suspected, local health officials institute strict barrier nursing
procedures (such as the use of gowns, gloves, and masks) and usually
call on experts from the World Health Organization (WHO), the Centers
for Diseas The Ebola virus has been classified by the CDC as Biosafety
Level 4, which requires the greatest safety precautions. To ensure
maximum safety, virologists must work in special protective clothing,
and their laboratories contain equipment that sterilizes air, and
liquid and solid wastes. Detailed studies comparing RNA sequences
between the different viral strains are only now being performed. It is
hoped that such genetic information will provide clues about the
natural history and hosts of the viruses. Natural Reservoir The
natural reservoir of the Ebola virus is not entirely known. Serological
studies suggest that Ebola or related viruses are endemic in Zaire,
Sudan, the Central African Republic, Gabon, Nigeria, Ivory Coast,
Liberia, Cameroon and Kenya. The geographic range of Ebola strains may
extend to other African countries, for which adequate survey is
lacking. Extensive ecological studies are currently underway in Cte
d'Ivoire, Gabon and Zaire to pinpoint the reservoir. Ebola-related
filoviruses were isolated from cynomolgus monkeys (Macacca
fascicularis) imported into the United States of America from the
Philippines in 1989. A number of the monkeys died and at least four
persons were infected, although none of them suffered clinical
illness. Annalysis of Outbreaks Serologic evidence has suggested the
presence of Ebola virus in Gabon since 1982. Since late 1994, three
apparently independent outbreaks of Ebola virus hemorrhagic fever have
occurred among humans in northeastern Gabon, in the forested areas of
equatorial Ogoou-Ivindo province. The first, which started in December
1994 in gold-panner encampments of far northeastern Gabon, in the
Minkouka area (Figure 3) near the Nouna River, had several
laboratory-confirmed cases. The second, which began in early February
1996 in Mayibout village (Figure 3) on the Ivindo River, resulted in 37
Ebola hemorrhagic fever cases. The only means of transportation between
these two areas is by boat; Makokou, the closest town to them (Figure
3), has the provincial hospital to which patients and contacts were
transferred. The third outbreak, started in July 1996 in the village of
Boou (Figure 3), where most of the cases occurred; however, scattered
cases have been diagnosed in surrounding villages and towns. Some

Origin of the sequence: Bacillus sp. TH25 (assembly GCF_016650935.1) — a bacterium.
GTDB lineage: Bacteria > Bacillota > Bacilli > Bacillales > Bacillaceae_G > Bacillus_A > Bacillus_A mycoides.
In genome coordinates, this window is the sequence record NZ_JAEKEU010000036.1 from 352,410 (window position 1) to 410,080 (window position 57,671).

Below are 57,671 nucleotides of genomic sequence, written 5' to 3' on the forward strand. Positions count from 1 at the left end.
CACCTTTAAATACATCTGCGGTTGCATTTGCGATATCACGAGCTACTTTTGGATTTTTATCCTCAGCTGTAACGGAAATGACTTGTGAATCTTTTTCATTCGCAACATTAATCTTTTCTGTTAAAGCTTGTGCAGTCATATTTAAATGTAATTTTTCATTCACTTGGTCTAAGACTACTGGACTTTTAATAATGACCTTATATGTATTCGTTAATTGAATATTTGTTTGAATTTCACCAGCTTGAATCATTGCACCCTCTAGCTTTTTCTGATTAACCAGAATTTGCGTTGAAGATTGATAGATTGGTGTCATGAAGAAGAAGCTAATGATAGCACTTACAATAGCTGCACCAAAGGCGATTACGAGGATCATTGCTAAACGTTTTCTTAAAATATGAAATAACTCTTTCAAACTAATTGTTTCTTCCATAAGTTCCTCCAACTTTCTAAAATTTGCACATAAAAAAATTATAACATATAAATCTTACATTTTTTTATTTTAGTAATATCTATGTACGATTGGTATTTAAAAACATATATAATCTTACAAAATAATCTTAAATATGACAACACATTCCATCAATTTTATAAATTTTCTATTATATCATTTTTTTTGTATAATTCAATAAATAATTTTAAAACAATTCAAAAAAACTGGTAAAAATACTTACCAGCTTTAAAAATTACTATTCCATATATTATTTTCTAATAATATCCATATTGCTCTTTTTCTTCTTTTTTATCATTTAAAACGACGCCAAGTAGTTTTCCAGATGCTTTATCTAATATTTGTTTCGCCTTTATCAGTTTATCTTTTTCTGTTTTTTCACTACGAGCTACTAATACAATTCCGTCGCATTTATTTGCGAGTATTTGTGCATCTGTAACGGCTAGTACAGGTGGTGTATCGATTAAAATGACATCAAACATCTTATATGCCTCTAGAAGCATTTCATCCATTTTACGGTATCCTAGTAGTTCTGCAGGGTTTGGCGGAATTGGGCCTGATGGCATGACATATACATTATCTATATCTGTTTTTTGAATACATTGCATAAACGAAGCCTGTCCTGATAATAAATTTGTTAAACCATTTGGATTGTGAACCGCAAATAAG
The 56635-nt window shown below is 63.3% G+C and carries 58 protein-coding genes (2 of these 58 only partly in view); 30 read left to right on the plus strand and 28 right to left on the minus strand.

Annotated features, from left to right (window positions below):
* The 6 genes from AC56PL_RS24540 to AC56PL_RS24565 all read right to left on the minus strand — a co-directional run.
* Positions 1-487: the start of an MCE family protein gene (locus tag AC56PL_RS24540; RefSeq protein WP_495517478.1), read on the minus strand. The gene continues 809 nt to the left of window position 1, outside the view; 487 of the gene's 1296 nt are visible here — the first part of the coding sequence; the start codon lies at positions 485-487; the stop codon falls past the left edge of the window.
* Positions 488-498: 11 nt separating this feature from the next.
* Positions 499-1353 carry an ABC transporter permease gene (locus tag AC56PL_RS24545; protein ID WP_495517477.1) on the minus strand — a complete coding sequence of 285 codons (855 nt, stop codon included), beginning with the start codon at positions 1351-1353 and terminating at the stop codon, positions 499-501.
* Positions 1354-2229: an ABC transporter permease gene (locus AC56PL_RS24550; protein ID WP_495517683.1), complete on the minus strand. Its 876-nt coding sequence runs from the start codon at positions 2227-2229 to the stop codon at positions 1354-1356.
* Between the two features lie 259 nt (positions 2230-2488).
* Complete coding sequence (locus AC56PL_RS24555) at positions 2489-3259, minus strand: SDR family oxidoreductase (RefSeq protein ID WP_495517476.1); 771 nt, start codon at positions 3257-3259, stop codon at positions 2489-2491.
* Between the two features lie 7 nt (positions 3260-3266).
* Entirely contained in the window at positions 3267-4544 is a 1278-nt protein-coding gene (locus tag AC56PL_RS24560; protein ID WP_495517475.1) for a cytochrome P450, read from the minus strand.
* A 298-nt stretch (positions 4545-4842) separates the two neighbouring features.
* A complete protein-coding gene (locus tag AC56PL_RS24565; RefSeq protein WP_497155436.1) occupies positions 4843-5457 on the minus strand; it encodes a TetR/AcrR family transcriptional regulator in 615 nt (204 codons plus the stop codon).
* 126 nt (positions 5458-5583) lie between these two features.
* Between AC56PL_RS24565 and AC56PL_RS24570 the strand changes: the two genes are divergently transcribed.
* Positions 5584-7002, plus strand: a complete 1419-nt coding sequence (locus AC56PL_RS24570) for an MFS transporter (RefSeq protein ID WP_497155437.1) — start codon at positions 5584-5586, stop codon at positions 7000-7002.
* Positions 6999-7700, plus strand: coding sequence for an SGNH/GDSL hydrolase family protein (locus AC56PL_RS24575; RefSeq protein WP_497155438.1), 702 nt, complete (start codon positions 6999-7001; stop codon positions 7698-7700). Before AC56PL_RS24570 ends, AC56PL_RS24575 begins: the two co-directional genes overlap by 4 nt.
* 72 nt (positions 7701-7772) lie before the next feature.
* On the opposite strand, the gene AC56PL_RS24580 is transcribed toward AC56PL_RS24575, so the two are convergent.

have even been transported to Libreville, probably during the
incubation period of the disease. One patient was treated in South
Africa, where a fatal nosocomial infection was subsequently reported in
a health care worker; over 43 deaths due to Ebola hemorrhagic fever
were reported during this prolonged outbreak. There were many gene
sequences obtained from human samples during each of the three Gabonese
epidemics. Some was obtained from blood collected 1 day before the
death of a patient, from the Nouna area, during the 1994 outbreak.
Other sequences were derived from blood collected during the spring
1996 outbreak, from two primary patients who were infected while
butchering a chimpanzee they found dead in the forest. One sequence was
derived from blood collected from what appears to have been a secondary
case during the same outbreak; the patient was probably infected by
contact with one of the index patients while visiting a traditional
doctor who lived near Mayibout village. The isolation of Ebola virus
in a cell culture from human blood samples collected during the three
different outbreaks was easily accomplished in a single passage. RNA
was extracted from blood or primary tissue culture samples by using a
commercial kit. Viral sequences were amplified from RNA by using the
reverse transcriptase-polymerase chain reaction technique. Briefly,
amplified products were subjected to agarose electrophoresis and were
stained and visualized with ethidium bromide; DNA bands were then
excised and extracted. In some cases, nested PCR with internal primers
was performed, using first-round products. Amplified products were
directly sequenced by using an automated nonisotopic method. Excess
dye-labeled dideoxynucleotide terminators were removed, and reaction